The Secularization of Easter

There are two sides to every coin when it comes to holidays in the West. Let's take Christmas and Easter as examples.

Christmas for the religious holiday is centered around Jesus and for secular society, Christmas is centered on Santa. The secular Easter holiday is centered on the Easter bunny on its eggs and for the religious it is Jesus' resurrection. There are two reasons in my opinion why most people don't know why Easter eggs and bunnies are involved with the Christian Easter holiday?

Reason Number One: Easter has secularized for the sake of money.

Easter is not about a bunny. Easter is about the lamb; crucified and resurrected. Granted, the word Easter does not show up in the bible but is taken from Eastre, an Anglo-Saxon fertility goddess of Spring. Eastre had a rabbit as a companion which explains the incorporation of Easter bunnies and egg hunts during Easter Sunday celebrations. Now, fast forward 2 thousand years (give or take a century).

The first reason religious holidays have quickly become secularized to the point that many, if not most people outside of the church do not know why is for profit. Easter eggs and bunnies are associated with Easter because corporations (candy manufacturers mostly) have secularized Easter for the sake of money.

To me, I have no problem with this celebration but when it overshadows the biblical meaning of Easter and the media and schools put Eastre above Easter there seems to be a problem. But the over secularization of Easter falls directly in the hands of corporations with their Easter egg chocolates, chocolate Easter chicks, and the Easter candy in general (my personal favorite are Peeps).

The word 'Easter' has been quietly ditched from British chocolate eggs, according to religious campaigners.

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There has been a wave of political correctness by many candy manufacturers Cadbury's and Nestle in the last few years to remove the word "Easter" and all religious connections from their products. The Bishop of Salisbury, The Rt. Revd Nicholas Holtam, are determined to restore the traditional meaning of the Easter story. He goes on to say "It is interesting that there seems to be a real resistance to removing the word Easter from these gifts.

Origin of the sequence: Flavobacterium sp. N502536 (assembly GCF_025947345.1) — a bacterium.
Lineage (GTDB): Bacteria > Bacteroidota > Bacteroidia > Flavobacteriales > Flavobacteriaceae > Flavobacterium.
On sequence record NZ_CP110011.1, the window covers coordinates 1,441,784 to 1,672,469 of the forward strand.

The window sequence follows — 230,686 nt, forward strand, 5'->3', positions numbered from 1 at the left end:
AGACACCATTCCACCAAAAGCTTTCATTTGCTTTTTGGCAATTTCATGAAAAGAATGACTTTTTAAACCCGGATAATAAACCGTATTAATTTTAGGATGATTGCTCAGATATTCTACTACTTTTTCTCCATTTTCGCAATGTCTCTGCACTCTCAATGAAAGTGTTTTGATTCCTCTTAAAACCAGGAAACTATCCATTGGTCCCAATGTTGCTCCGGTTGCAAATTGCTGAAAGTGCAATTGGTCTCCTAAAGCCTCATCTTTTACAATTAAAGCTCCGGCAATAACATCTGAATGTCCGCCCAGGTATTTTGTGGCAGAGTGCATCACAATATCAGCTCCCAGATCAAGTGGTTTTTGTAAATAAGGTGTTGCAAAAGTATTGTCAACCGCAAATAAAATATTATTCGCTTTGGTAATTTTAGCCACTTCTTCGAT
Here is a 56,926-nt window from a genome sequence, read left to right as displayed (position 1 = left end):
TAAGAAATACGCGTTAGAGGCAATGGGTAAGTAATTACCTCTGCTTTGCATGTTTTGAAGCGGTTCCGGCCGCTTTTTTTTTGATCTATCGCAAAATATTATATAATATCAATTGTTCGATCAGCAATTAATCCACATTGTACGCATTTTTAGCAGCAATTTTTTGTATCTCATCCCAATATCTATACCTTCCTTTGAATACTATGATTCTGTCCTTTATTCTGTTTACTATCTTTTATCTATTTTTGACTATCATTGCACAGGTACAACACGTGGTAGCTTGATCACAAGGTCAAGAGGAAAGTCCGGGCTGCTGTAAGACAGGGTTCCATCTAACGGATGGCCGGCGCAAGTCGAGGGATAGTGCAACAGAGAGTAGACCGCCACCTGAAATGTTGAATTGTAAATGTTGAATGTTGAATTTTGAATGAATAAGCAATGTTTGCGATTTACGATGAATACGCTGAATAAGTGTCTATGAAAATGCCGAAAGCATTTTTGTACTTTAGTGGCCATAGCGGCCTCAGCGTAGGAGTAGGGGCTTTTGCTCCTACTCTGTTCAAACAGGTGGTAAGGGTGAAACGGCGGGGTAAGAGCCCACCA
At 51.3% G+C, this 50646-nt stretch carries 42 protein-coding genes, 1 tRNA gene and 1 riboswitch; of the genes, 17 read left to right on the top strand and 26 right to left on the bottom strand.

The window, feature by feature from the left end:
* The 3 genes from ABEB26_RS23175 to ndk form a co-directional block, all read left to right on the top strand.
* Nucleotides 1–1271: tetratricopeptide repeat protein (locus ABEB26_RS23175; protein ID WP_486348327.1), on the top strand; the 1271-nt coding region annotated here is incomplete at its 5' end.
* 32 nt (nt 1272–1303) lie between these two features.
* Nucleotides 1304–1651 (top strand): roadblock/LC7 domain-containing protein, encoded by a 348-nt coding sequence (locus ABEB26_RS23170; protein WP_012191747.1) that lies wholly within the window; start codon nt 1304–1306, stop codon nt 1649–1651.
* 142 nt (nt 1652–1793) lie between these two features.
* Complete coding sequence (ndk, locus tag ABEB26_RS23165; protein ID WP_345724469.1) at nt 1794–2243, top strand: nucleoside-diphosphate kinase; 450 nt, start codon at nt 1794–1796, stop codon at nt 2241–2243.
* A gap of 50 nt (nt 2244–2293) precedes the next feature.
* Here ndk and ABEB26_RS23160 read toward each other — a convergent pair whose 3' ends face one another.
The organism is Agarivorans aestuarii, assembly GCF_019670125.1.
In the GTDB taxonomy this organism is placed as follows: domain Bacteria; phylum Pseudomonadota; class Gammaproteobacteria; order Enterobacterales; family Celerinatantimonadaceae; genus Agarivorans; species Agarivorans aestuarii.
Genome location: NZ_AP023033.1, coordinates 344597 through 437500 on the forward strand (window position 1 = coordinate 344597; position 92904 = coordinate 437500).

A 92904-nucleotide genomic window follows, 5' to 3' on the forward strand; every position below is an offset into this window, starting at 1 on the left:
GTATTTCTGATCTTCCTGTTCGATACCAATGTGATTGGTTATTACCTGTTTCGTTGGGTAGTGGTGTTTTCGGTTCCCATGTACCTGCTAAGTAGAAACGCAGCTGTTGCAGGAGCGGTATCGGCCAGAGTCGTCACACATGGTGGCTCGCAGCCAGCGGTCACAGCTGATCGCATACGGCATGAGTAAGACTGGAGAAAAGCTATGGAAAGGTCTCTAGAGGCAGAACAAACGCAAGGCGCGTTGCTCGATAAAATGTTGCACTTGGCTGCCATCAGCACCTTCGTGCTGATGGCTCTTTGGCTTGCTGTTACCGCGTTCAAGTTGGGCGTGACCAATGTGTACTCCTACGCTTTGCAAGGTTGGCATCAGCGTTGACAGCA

Reason Number Two: The Decline of Religion in the West

The second reason as to why Easter eggs and bunnies are involved with the Christian Easter holiday is because of the decline of people going to church. In an article by The Spectator, 2067: The end of British Christianity,

The Church of England is declining faster than other denominations; if it carries on shrinking at the rate suggested by the latest British Social Attitudes survey, Anglicanism will disappear from Britain in 2033

[. . .]

According to the British Social Attitudes surveys, their numbers fell from 40 per cent of the population in 1983 to 29 per cent in 2004 and 17 per cent last year.

While in America, which remains home to more Christians than any other country in the world, the percentage of adults who describe themselves as Christians "dropped by nearly eight percentage points in just seven years to about 71 percent" . . . at the same time, the share of those "who are not affiliated with a religion has jumped from 16 percent to about 23 percent" in the same time period according to a Pew Research Survey.

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Even as their numbers decline, American Christians - like the U.S. population as a whole - are becoming more racially and ethnically diverse. The conclusions I've reached on the decline of religion isn't because there are more unbelievers (although this is partially true) but because of;

* Religiously unaffiliated Americans out number Catholics and Protestants
* American congregations are aging, and the unaffiliated are comparatively young and becoming more secular
* Religious intermarriage is on the rise
* U.S. census doesn't keep track of statistics on religion, so there are no official statistics on the religious makeup of the U.S. public

Distribution of Christian population by region

* Americas: 804 million
* Europe: 566 million
* Sub-Saharan Africa: 516 million
* Asia-Pacific: 285 million
* Middle East-North Africa: 13 million

So the problem lies between the corporations secularizing Easter for profits and the drop in those who describe themselves as Christians. Will this ever change? As far as the corporations go towards secularizing Easter for financial gains, I doubt it. The drop in those claiming to be religious? I think that those who claim to be religious will always be the dominant more so than those who attend church.